When red flags wave

USA Today reports that 22 states and the District of Columbia are debating red flag bills. Arkansas’ legislature isn’t in session just now, but here’s hoping we don’t get left too far behind. The momentum behind this trend might proving fleeting. As momentum does. But it’s far too important to let slide long.

These laws would allow family members, law enforcement types, or maybe just folks who know the person best to seek court orders to temporarily take firearms away from those who show certain “red flags.” Emphasis on court orders. For a judge would have to (1) agree with the petitioners and (2) sign off on it. An angry brother-in-law couldn’t have your guns taken away after some disagreement on a lawnmower deal.

These laws have been around for a while, but most of America began seriously thinking about them after the Florida school shooting back in February, when police say a troubled kid (and how) walked onto the Marjory Stoneman Douglas High School campus in Parkland and killed 17 people.

The accused down in Florida had enough red flags to warrant something happening. Some reports say the cops were called to his home 23 times. CNN reports 45. A neighbor told cops in 2016 the kid planned to shoot up a school. Infamously, last fall the FBI got a tip saying just that. And somebody called the FBI’s hotline about him in January. For the FBI’s part, a spokesman tells the nation that “protocols were not followed.” And now 17 people are dead.

There might be as many ideas about red-flag laws as there are lawmakers in each state thinking about them. But some ideas are better than others. Some folks talk about “common-sense gun laws”–well, here’s one:

• If a family member or law enforcement type thinks it necessary, they could petition a court to take somebody’s firearms to prevent immediate danger. To himself or others.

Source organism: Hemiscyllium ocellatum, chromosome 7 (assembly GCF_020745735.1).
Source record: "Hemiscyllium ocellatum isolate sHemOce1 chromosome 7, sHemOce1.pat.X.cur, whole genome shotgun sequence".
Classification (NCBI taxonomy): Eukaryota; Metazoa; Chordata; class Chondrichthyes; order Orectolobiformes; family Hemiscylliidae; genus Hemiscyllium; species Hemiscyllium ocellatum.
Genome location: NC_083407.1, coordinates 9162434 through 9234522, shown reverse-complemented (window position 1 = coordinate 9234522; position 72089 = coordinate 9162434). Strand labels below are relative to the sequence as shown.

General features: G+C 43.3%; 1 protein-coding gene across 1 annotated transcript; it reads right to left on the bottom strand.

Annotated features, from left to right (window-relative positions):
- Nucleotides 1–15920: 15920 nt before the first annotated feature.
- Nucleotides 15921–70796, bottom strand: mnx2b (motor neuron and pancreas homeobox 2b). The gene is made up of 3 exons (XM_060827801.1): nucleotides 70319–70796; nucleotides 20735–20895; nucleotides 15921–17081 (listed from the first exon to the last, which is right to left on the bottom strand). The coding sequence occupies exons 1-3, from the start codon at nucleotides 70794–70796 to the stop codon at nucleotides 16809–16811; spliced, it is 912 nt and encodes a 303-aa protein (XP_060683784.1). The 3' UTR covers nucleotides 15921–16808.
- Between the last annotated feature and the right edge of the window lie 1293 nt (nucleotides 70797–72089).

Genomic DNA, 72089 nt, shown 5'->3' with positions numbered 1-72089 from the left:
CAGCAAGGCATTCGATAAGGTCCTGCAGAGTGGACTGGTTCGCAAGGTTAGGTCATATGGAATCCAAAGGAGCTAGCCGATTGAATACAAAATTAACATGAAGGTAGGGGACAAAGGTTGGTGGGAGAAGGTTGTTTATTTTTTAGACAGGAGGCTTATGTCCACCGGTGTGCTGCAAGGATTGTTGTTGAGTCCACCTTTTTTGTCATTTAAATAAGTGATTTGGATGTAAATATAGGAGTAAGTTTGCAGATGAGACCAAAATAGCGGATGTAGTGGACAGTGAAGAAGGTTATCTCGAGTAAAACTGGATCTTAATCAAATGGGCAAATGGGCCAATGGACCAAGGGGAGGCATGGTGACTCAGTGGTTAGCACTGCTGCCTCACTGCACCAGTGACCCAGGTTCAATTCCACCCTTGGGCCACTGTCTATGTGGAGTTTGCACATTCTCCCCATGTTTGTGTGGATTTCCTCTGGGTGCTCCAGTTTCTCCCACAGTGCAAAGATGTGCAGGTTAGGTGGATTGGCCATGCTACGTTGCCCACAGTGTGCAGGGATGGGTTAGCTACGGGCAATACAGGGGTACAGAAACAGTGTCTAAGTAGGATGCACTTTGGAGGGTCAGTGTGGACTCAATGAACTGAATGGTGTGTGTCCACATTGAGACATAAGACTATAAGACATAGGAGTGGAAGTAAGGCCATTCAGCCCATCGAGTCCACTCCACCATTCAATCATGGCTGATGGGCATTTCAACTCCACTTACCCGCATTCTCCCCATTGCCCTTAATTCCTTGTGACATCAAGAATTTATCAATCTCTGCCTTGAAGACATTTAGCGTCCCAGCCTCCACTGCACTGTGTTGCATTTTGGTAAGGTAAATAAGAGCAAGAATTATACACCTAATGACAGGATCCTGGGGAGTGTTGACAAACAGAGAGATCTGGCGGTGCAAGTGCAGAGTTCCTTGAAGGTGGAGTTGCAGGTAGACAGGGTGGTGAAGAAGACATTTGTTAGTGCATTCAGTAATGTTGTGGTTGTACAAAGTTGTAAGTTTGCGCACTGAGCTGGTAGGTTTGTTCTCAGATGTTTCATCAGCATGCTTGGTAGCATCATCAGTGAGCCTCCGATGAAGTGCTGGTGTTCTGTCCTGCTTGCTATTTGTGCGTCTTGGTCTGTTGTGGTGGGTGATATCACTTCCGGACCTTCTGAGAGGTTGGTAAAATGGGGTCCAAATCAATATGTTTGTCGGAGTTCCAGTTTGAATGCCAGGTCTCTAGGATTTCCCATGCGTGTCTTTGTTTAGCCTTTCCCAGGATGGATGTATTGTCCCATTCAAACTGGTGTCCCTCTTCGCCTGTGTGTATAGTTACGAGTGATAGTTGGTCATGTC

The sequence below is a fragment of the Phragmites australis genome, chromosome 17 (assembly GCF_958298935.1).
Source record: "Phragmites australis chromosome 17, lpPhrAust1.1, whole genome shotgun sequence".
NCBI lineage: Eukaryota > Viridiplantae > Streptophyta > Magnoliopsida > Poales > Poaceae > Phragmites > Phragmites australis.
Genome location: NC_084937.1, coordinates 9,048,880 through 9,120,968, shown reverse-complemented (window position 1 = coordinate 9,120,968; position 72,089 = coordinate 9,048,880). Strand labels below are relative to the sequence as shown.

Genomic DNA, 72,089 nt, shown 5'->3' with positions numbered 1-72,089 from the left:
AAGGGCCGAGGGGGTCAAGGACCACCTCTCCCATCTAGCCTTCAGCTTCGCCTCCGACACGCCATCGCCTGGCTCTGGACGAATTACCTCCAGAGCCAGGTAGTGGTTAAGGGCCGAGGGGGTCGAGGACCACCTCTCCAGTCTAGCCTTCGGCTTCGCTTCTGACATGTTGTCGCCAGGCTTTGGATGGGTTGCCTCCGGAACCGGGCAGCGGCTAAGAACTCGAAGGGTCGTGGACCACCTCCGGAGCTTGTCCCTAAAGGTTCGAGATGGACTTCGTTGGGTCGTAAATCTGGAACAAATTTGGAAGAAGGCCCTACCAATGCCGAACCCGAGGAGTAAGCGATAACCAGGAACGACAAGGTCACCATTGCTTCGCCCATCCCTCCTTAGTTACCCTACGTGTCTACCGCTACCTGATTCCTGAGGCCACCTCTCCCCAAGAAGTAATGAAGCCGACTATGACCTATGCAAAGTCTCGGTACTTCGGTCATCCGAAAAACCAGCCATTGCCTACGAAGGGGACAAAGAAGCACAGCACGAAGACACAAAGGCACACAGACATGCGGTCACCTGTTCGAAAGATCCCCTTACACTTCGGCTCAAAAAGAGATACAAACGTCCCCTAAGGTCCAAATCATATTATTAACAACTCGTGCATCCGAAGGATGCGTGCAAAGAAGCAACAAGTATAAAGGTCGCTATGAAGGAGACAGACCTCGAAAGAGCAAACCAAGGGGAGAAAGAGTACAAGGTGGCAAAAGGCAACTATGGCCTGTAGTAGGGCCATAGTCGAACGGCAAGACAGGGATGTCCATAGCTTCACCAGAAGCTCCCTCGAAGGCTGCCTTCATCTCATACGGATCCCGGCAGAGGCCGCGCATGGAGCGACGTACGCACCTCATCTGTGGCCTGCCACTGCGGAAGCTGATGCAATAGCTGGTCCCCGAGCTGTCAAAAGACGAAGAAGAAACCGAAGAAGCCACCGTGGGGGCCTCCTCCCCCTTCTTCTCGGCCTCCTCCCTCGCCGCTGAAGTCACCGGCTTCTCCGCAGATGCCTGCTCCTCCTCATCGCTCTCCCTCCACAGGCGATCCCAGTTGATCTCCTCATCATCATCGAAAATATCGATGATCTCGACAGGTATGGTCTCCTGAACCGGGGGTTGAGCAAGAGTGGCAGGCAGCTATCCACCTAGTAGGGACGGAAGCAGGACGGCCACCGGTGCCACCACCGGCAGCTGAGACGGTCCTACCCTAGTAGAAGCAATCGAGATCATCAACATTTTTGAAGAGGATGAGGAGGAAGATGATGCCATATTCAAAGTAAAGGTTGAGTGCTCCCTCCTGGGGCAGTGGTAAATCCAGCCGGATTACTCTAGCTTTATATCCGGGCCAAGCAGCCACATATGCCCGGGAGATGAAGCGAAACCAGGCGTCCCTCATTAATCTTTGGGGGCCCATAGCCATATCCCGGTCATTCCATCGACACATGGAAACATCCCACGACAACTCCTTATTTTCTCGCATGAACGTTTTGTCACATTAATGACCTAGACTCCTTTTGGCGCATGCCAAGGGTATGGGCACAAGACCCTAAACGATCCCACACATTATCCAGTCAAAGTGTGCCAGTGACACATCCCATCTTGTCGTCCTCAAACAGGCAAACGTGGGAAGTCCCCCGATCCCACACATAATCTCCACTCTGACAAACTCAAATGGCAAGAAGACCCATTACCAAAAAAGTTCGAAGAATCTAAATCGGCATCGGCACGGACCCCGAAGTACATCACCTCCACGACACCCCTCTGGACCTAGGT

• A full hearing should be scheduled quickly, for due process is still, well, due in this country.

• If a judge agrees that the person is showing some sort of disturbing pattern, a longer order can be issued. Maybe more importantly for the ACLU and NRA crowd (what a strange pairing), if a judge disagrees, the person gets his guns back.

There is already opposition. Much from the two outfits mentioned above. But a person shouldn’t be allowed to die, or kill, with his rights on. The Constitution, it was once said, isn’t a suicide pact. Or it certainly shouldn’t be.

How would this work in the real world? Dispatches from Florida say the week after such legislation was signed by the governor, a judge in Broward County issued the state’s first order to un-arm, temporarily, a disturbed man–who believed electrical breakers were electrocuting him and that the FBI had sent shape-shifters to get him. The state took away four weapons and a couple hundred rounds of ammo. Which seems . . . perfectly reasonable. Here’s hoping the state also gets the poor fella the help he needs.

In this debate, there are few opportunities for bipartisan compromise. This is one. Let’s take advantage of it while we still can.

cc: Arkansas’ legislature

Now then, about the case in Vilonia, Ark . . . . The public prints have documented enough of the troubles of the student in question. And the worries of the school district. It really shouldn’t be an editorialist’s lot to draw conclusions on a matter better left to the courts, and school system, and the myriad of experts who’ve lined up to give their (better informed) opinions.

But, and there’s always a but:

But what, do you suppose, would be written here if something were to happen after these warning signs had been ignored? The school district in Vilonia has a duty to educate all children, and officials there apparently know it. For they’ve said as much in court documents. But they also have the duty to protect children, too.

It all starts by recognizing red flags. But only starts. Action must follow. With an assist by a judge in good standing.

Editorial on 03/31/2018

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